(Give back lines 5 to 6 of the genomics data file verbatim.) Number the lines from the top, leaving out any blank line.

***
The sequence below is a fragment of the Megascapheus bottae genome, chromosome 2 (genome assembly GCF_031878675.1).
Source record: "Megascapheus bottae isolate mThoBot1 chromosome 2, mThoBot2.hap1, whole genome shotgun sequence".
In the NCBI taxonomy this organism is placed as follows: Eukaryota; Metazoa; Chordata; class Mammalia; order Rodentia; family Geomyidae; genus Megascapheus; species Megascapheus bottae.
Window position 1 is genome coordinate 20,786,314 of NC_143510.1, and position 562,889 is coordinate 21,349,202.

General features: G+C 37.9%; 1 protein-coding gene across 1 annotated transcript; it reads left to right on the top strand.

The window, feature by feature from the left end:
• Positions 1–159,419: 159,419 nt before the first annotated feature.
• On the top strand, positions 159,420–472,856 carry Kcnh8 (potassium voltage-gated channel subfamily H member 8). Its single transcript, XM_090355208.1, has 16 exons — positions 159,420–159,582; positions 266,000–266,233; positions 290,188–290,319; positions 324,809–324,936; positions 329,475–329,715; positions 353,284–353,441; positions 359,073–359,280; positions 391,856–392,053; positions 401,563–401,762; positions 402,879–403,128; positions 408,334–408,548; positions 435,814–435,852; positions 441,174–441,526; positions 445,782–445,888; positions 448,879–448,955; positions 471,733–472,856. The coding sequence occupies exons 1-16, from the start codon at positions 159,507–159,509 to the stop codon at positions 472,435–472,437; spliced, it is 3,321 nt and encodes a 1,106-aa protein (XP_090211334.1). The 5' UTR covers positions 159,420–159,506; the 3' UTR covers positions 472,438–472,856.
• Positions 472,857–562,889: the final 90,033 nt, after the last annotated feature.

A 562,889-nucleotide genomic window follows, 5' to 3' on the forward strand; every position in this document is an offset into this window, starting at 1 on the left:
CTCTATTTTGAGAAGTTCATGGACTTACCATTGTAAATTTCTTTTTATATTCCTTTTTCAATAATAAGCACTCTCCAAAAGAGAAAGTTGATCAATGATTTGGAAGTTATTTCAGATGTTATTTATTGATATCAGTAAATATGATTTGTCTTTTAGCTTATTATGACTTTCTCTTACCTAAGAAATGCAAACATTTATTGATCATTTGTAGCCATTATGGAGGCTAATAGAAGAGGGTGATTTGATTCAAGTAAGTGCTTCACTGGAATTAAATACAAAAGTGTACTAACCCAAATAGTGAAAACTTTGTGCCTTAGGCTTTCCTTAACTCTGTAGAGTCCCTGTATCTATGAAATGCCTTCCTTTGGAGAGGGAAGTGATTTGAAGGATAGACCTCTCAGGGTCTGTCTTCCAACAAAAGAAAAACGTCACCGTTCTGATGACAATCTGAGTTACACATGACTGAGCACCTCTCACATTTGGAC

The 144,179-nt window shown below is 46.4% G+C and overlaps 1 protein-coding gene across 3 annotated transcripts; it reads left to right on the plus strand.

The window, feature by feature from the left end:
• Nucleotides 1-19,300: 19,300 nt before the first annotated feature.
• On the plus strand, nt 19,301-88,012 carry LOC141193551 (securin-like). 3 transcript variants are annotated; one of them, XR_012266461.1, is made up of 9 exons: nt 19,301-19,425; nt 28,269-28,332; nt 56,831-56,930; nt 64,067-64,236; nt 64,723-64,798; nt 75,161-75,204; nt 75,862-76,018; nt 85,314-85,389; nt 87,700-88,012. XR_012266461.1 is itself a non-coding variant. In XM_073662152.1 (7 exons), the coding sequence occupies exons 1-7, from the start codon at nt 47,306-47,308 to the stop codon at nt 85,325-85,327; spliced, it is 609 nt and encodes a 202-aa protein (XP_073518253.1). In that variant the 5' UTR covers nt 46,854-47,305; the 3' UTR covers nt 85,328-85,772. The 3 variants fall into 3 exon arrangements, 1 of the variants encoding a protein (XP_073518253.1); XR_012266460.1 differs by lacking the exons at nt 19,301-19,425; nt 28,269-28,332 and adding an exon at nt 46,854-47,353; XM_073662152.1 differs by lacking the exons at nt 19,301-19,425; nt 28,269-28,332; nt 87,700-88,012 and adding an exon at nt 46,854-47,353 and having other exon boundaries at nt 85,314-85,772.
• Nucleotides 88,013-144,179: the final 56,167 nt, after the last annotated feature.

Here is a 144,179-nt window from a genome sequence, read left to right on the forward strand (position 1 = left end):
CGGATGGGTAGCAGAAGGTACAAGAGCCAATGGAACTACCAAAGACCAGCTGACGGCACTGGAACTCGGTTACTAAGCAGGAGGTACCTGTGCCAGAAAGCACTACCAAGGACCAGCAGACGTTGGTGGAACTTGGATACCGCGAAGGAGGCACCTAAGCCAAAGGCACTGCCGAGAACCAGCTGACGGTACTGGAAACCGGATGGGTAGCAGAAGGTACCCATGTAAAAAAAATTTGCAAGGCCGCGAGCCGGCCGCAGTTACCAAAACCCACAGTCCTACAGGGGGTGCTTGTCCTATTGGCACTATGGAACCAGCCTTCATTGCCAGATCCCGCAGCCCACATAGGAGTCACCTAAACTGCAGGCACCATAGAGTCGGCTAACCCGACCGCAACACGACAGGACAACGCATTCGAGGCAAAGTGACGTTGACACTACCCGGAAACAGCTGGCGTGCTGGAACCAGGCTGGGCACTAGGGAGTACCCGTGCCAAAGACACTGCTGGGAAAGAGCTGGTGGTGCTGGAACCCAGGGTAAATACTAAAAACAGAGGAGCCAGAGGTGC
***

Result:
General features: G+C 37.9%; 1 protein-coding gene across 1 annotated transcript; it reads left to right on the top strand.

The window, feature by feature from the left end: